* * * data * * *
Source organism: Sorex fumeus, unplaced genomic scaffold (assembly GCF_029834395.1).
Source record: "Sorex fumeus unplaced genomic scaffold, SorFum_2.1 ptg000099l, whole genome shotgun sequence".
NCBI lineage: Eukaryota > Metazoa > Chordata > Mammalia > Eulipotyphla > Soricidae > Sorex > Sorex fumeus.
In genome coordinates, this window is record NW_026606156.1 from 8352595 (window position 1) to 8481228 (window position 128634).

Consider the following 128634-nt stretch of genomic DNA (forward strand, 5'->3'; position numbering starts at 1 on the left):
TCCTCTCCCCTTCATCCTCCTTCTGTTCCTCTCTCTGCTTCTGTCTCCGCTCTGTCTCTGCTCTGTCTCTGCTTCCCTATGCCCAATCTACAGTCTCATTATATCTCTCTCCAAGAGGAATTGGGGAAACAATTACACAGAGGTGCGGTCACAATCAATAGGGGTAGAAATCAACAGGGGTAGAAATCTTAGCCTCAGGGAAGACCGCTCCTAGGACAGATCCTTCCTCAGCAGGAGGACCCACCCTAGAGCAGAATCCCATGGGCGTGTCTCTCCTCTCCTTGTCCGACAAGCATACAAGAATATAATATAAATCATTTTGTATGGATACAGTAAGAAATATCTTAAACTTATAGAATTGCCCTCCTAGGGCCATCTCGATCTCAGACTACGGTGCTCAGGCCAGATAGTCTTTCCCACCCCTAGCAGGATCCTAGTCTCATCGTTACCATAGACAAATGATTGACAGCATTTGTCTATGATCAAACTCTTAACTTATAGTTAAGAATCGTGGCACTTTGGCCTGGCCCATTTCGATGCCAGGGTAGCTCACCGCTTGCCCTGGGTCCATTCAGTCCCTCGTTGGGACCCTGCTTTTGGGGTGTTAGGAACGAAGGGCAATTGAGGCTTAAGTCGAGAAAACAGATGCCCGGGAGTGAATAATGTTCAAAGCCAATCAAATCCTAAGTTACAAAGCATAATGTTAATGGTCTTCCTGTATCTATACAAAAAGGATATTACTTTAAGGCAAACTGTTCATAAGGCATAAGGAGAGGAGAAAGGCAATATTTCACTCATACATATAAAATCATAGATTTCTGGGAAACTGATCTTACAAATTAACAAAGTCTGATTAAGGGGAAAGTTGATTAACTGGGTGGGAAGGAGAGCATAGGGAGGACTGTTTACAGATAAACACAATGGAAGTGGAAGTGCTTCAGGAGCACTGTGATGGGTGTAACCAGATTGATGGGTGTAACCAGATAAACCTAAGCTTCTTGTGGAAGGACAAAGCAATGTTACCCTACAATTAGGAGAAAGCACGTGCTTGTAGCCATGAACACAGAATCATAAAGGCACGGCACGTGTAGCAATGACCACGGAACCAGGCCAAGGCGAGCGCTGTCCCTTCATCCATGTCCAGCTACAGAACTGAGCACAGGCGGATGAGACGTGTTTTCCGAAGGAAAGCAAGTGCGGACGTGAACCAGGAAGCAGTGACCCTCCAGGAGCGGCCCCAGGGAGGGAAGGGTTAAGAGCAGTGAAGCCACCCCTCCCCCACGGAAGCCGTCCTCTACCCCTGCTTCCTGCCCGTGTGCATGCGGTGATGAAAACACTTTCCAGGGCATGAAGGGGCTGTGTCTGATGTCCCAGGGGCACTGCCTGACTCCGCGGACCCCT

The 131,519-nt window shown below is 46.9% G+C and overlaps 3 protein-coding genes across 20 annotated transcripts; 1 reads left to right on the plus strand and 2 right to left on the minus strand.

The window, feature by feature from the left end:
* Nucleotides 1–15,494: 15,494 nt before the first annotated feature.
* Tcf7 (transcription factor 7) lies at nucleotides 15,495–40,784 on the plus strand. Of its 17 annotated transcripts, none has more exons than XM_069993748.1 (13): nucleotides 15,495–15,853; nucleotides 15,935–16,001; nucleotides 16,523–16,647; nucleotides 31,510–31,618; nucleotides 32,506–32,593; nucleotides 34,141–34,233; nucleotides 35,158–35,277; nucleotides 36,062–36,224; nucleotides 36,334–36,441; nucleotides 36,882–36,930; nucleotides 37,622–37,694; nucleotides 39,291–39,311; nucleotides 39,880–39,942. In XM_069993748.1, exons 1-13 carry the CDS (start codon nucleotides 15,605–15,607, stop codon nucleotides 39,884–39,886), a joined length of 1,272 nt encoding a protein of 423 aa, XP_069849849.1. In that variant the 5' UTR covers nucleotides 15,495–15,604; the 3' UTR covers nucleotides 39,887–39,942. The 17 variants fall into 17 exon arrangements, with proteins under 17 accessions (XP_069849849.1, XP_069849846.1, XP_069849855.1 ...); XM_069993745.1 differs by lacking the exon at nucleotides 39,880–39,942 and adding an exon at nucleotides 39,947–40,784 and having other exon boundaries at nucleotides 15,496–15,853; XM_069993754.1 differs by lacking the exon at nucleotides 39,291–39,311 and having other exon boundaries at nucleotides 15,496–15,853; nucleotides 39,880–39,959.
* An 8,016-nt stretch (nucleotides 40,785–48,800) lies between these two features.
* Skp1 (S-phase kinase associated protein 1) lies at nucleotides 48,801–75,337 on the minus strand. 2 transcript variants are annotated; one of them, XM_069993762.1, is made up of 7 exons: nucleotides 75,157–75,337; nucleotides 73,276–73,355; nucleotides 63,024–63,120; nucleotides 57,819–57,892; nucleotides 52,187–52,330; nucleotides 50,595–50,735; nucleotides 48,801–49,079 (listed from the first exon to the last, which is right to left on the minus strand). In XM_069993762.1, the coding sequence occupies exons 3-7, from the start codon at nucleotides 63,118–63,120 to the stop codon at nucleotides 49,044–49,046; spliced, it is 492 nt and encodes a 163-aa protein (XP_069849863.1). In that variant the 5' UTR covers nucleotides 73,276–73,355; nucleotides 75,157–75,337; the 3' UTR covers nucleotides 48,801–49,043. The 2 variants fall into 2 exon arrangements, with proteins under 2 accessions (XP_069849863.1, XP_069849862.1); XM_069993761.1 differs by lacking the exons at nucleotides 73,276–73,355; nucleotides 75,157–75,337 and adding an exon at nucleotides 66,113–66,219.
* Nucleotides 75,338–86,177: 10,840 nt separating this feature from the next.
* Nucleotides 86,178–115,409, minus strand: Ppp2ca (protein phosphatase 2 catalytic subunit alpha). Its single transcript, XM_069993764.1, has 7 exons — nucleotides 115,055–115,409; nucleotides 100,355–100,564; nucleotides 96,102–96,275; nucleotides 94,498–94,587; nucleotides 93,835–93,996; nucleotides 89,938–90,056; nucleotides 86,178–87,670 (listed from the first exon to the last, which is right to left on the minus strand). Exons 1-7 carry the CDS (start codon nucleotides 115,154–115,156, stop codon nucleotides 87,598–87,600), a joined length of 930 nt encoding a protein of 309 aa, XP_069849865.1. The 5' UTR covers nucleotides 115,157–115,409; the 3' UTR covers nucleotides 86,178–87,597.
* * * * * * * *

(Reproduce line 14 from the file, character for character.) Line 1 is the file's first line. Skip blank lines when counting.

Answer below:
* Nucleotides 86,178–115,409, minus strand: Ppp2ca (protein phosphatase 2 catalytic subunit alpha). Its single transcript, XM_069993764.1, has 7 exons — nucleotides 115,055–115,409; nucleotides 100,355–100,564; nucleotides 96,102–96,275; nucleotides 94,498–94,587; nucleotides 93,835–93,996; nucleotides 89,938–90,056; nucleotides 86,178–87,670 (listed from the first exon to the last, which is right to left on the minus strand). Exons 1-7 carry the CDS (start codon nucleotides 115,154–115,156, stop codon nucleotides 87,598–87,600), a joined length of 930 nt encoding a protein of 309 aa, XP_069849865.1. The 5' UTR covers nucleotides 115,157–115,409; the 3' UTR covers nucleotides 86,178–87,597.